The UK Brass Band I play with has already hosted one on-line meeting for our locked down brass players (via Zoom).
It was immediately apparent that timing latency makes it impossible for us all to perform together as though we were all in the same room. So we can't play pieces together.
But we can do exercises. If we were all in the same room, this is the sort of thing we might do:
- breathing exercises
- scales and intervals
- lip slurs
- copying back a played phrase
- watching the conductor
- improvising over a held chord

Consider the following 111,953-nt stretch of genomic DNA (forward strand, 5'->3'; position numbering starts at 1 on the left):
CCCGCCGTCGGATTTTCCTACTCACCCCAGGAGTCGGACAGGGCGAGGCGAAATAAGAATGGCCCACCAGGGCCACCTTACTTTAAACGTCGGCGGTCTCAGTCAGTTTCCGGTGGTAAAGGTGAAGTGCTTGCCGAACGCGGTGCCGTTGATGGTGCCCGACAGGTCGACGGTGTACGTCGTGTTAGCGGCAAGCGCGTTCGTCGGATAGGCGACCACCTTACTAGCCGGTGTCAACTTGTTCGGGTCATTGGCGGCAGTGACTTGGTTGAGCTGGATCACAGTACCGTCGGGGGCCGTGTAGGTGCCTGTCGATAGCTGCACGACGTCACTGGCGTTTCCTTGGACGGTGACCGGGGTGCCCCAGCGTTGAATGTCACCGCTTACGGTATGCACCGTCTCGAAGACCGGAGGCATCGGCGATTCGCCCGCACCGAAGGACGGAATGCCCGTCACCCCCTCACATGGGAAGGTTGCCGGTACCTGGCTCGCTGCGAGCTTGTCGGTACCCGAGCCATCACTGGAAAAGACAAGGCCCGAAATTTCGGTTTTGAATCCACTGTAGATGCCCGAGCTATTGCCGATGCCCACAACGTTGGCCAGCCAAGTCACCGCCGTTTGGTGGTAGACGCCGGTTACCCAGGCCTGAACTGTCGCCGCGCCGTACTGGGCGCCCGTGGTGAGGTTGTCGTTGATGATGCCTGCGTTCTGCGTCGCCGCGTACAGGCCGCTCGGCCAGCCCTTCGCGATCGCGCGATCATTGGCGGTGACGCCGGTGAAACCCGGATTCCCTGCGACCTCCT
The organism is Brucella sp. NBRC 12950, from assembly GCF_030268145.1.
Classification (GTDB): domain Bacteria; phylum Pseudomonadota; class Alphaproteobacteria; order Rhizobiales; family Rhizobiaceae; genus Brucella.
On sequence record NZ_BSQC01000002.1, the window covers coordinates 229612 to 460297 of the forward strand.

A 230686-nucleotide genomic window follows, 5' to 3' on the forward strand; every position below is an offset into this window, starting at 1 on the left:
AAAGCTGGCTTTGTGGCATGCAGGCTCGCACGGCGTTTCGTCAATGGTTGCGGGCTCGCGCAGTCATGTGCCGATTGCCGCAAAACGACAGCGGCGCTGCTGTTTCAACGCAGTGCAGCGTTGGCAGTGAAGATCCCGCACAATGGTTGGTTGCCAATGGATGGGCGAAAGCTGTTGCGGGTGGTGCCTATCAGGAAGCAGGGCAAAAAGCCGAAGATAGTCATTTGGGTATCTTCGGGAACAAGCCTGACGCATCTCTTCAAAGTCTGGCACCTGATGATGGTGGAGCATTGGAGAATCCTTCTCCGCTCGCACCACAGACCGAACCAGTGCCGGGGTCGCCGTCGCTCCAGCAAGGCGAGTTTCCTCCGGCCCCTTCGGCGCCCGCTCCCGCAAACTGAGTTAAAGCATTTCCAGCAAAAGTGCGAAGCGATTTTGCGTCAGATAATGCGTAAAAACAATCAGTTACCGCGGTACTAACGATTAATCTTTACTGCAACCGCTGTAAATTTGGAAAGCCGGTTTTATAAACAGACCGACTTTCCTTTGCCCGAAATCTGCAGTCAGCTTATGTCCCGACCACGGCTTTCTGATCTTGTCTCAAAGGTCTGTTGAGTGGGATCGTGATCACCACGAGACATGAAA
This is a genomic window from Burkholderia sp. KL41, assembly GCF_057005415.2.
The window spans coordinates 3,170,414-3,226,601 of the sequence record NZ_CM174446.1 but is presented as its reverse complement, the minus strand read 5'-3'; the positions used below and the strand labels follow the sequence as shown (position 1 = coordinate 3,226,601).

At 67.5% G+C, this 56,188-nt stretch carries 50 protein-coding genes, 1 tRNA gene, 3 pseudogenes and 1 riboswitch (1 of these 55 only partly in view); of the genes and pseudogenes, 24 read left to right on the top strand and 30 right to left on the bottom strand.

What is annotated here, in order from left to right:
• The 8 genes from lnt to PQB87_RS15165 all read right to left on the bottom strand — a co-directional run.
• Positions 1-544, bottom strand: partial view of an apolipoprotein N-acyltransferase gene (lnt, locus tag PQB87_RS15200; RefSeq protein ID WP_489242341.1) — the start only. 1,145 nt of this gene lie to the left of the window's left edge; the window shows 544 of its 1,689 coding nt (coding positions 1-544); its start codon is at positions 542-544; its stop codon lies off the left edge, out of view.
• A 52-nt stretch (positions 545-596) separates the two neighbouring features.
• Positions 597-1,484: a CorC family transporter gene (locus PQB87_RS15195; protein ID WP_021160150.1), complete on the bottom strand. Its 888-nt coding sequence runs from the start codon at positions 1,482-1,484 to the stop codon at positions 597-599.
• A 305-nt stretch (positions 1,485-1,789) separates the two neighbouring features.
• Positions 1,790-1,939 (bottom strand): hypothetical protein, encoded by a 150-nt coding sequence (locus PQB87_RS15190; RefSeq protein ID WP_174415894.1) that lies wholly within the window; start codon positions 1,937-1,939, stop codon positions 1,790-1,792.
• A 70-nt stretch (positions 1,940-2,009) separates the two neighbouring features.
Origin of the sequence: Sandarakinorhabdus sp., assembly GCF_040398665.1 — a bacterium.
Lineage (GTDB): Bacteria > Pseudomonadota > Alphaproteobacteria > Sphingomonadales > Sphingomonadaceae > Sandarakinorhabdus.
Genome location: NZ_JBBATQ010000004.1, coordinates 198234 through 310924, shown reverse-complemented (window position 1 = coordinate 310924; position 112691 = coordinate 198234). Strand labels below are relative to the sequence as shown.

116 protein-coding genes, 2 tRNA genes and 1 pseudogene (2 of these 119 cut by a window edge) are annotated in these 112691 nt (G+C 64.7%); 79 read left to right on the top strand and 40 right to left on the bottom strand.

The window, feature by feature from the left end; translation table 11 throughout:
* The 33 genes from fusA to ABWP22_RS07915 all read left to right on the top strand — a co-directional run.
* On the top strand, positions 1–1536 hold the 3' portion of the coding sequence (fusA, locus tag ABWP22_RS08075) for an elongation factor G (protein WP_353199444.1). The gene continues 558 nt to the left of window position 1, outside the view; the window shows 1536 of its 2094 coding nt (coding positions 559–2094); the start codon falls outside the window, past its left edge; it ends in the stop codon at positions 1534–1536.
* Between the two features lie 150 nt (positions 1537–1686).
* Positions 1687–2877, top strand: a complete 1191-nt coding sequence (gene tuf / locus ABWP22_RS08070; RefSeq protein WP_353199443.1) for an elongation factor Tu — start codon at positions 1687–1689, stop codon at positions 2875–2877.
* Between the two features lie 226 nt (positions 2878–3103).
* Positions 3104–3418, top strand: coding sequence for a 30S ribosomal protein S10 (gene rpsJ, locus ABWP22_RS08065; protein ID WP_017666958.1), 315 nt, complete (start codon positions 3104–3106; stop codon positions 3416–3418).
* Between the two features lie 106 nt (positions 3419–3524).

- listening for intonation
- fingering patterns
- stylistic techniques, e.g. how to swing
When I physically stand in front of an ensemble my ears tell me which players are OK with what they've been asked to do, and who might need extra explanation/encouragement. But in video conferencing, the sound is mono, so everyone's sound comes from one point in space. It's much harder to know who needs the explanation/encouragement. So mono sound is another limitation of video conferencing.
My question is - what useful exercises can a group of musicians in lockdown do that still work despite timing latency and mono soundfield?